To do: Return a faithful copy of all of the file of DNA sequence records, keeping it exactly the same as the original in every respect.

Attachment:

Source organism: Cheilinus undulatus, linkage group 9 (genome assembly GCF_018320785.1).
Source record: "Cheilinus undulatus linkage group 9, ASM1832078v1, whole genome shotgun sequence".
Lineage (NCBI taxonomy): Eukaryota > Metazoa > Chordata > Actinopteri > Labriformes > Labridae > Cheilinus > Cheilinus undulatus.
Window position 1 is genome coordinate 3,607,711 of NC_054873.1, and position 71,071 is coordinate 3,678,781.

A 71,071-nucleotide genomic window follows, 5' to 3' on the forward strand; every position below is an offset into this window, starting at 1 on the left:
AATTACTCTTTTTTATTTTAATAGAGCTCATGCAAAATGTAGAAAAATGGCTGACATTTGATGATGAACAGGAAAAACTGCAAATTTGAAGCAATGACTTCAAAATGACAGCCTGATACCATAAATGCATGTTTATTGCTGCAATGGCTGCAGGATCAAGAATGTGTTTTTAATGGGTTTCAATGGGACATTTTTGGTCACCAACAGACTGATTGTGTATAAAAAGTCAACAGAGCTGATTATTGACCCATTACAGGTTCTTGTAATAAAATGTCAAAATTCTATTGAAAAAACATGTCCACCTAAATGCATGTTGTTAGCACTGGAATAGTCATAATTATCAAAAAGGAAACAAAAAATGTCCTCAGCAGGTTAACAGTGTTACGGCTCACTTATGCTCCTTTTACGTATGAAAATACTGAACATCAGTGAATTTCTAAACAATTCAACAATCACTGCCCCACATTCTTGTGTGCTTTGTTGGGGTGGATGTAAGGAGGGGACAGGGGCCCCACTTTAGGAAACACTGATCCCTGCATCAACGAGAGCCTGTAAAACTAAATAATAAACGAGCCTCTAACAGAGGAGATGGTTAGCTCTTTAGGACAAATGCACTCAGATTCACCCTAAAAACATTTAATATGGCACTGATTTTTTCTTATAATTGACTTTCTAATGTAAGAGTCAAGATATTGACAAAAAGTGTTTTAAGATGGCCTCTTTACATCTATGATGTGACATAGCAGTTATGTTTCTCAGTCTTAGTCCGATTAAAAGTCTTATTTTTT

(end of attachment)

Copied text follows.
Source organism: Cheilinus undulatus, linkage group 9 (genome assembly GCF_018320785.1).
Source record: "Cheilinus undulatus linkage group 9, ASM1832078v1, whole genome shotgun sequence".
Lineage (NCBI taxonomy): Eukaryota > Metazoa > Chordata > Actinopteri > Labriformes > Labridae > Cheilinus > Cheilinus undulatus.
Window position 1 is genome coordinate 3,607,711 of NC_054873.1, and position 71,071 is coordinate 3,678,781.

A 71,071-nucleotide genomic window follows, 5' to 3' on the forward strand; every position below is an offset into this window, starting at 1 on the left:
AATTACTCTTTTTTATTTTAATAGAGCTCATGCAAAATGTAGAAAAATGGCTGACATTTGATGATGAACAGGAAAAACTGCAAATTTGAAGCAATGACTTCAAAATGACAGCCTGATACCATAAATGCATGTTTATTGCTGCAATGGCTGCAGGATCAAGAATGTGTTTTTAATGGGTTTCAATGGGACATTTTTGGTCACCAACAGACTGATTGTGTATAAAAAGTCAACAGAGCTGATTATTGACCCATTACAGGTTCTTGTAATAAAATGTCAAAATTCTATTGAAAAAACATGTCCACCTAAATGCATGTTGTTAGCACTGGAATAGTCATAATTATCAAAAAGGAAACAAAAAATGTCCTCAGCAGGTTAACAGTGTTACGGCTCACTTATGCTCCTTTTACGTATGAAAATACTGAACATCAGTGAATTTCTAAACAATTCAACAATCACTGCCCCACATTCTTGTGTGCTTTGTTGGGGTGGATGTAAGGAGGGGACAGGGGCCCCACTTTAGGAAACACTGATCCCTGCATCAACGAGAGCCTGTAAAACTAAATAATAAACGAGCCTCTAACAGAGGAGATGGTTAGCTCTTTAGGACAAATGCACTCAGATTCACCCTAAAAACATTTAATATGGCACTGATTTTTTCTTATAATTGACTTTCTAATGTAAGAGTCAAGATATTGACAAAAAGTGTTTTAAGATGGCCTCTTTACATCTATGATGTGACATAGCAGTTATGTTTCTCAGTCTTAGTCCGATTAAAAGTCTTATTTTTT